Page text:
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Buddhist practice and Buddhist art have been inseparable in the Himalayas ever since Buddhism arrived to the region in the eighth century. But for the casual observer it can be difficult to make sense of the complex iconography. Not to worry—Himalayan art scholar Jeff Watt is here to help. In this "Himalayan Buddhist Art 101" series, Jeff is making sense of this rich artistic tradition by presenting weekly images from the Himalayan Art Resources archives and explaining their roles in the Buddhist tradition.
This week Jeff takes a look at varying depictions of the Thirty-five Confession Buddhas in the Mahayana tradition.
Himalayan Art 101: Confession Buddha Paintings
The Thirty-five Confession Buddhas of the Mahayana tradition is a common subject in Himalayan Buddhist painting and sculpture. Among the various Buddhist traditions there are at least three different iconographic systems for depicting the Thirty-five Buddhas. The principal authors of commentaries and ritual texts were Nagarjuna (likely not the historical Nagarjuna), Sakya Pandita, and Je Tsongkapa along with a number of others, including Jonang Taranatha. The Tibetan Buddhist Resource Center associates approximately sixty texts with the practice of the Confession Buddhas.
There are two distinct textual traditions that explain the Thirty-five Confession Buddhas, one based on the Yogachara philosophical system and the other on the Madhyamaka system—both schools of Mahayana Buddhism. Arising from these two traditions are also two different ritual systems for bestowing the Bodhisattva Vows. Both traditions incorporate the visualization of the Thirty-five Buddhas along with the recitation of the Confession Sutra (Triskhandhadharma Sutra, or the Triskandha Sutra for short).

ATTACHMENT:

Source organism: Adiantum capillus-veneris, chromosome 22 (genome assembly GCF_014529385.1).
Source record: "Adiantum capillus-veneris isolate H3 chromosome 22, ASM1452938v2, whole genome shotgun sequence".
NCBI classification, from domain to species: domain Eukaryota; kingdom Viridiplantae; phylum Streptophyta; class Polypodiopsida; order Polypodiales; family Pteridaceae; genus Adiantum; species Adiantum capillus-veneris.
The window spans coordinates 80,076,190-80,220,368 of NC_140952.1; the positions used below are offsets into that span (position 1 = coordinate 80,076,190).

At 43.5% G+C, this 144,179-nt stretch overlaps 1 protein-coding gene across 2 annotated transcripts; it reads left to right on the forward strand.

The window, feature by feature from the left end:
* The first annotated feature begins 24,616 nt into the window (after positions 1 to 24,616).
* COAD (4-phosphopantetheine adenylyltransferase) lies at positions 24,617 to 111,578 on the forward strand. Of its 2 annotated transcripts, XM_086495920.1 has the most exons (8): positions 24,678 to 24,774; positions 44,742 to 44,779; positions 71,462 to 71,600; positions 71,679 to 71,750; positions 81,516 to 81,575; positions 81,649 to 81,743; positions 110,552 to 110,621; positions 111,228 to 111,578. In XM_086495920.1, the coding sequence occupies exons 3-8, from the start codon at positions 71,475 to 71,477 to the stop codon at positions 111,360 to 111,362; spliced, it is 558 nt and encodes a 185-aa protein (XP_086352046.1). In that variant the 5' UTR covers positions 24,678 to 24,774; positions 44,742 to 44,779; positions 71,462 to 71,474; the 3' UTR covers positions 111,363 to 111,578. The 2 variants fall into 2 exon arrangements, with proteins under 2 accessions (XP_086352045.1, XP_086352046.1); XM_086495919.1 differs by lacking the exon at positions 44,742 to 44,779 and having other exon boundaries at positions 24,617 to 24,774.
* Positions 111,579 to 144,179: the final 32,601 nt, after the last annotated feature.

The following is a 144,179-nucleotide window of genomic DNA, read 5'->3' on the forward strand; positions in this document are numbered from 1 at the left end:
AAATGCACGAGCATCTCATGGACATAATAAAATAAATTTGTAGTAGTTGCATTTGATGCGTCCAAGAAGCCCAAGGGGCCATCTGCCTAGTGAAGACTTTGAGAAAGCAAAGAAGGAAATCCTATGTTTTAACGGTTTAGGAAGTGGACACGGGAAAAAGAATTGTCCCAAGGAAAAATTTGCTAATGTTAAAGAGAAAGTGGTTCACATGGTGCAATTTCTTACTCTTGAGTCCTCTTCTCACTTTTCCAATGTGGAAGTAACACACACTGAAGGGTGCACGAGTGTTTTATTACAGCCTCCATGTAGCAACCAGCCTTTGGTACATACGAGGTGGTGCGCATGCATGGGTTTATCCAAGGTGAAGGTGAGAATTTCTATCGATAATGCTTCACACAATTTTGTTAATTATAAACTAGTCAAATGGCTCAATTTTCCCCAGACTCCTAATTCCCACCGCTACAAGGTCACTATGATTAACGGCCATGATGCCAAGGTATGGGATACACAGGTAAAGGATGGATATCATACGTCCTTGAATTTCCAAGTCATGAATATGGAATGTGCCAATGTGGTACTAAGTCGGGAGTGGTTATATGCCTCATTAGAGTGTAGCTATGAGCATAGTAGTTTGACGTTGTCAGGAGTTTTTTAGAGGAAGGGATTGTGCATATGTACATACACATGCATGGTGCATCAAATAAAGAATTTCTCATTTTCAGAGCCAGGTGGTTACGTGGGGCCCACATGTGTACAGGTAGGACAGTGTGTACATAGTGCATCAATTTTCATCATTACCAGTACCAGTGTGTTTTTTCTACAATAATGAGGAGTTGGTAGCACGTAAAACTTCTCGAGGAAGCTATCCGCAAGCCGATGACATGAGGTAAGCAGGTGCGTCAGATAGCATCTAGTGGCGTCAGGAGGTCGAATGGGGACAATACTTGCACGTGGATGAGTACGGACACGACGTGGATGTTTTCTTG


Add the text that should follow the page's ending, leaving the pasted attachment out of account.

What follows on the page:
As for the art and iconography, there are two general types of depiction based solely upon hand gestures and attributes. These iconographies stem from the systems propounded in the commentaries. The first type depicts each of the buddhas with standard hand gestures but without any hand attributes—objects such as flowers, bowls, and symbols of the sun and moon. The second type depicts many or all of the buddhas with hand attributes.
The first example above pictures the Thirty-five Buddhas performing simple hand gestures and arranged in a square configuration around a central Shakyamuni Buddha, the most common central subject in these types of images. Sometimes other popular figures like Amitabha or a bodhisattva such as Maitreya are placed in the central position. The second example shows Shakyamuni holding a begging bowl with the Thirty-five Buddhas arranged around him, all seated in a tree. Both the first and second examples depict the Thirty-five Buddhas with hand gestures only.
The third example has the bodhisattva Maitreya at its center. Arranged around the bodhisattva in horizontal registers are the Thirty-five Buddhas, the majority of them holding both standard and exotic hand attributes (objects). The preferences of particular Buddhist traditions determine which systems of iconographic depiction are followed and used in ritual practice.
Learn more about the Confession Buddhas at Himalayan Art Resources.
Image 1: Shakyamuni Buddha with the 35 Buddhas of Confession. Tibet, 1800–1899. Buddhist Lineage. Ground Mineral Pigment on Cotton. Private Collection.
Image 2: Shakyamuni Buddha with the 35 Buddhas of Confession. Tibet, 1300–1399. Buddhist Lineage. Ground Mineral Pigment on Cotton. Private Collection.
Image 3: Maitreya. Central Tibet, 1500–1599. Gelug Lineage. 69.85x55.88cm. Ground Mineral Pigment on Cotton. Collection of Rubin Museum of Art.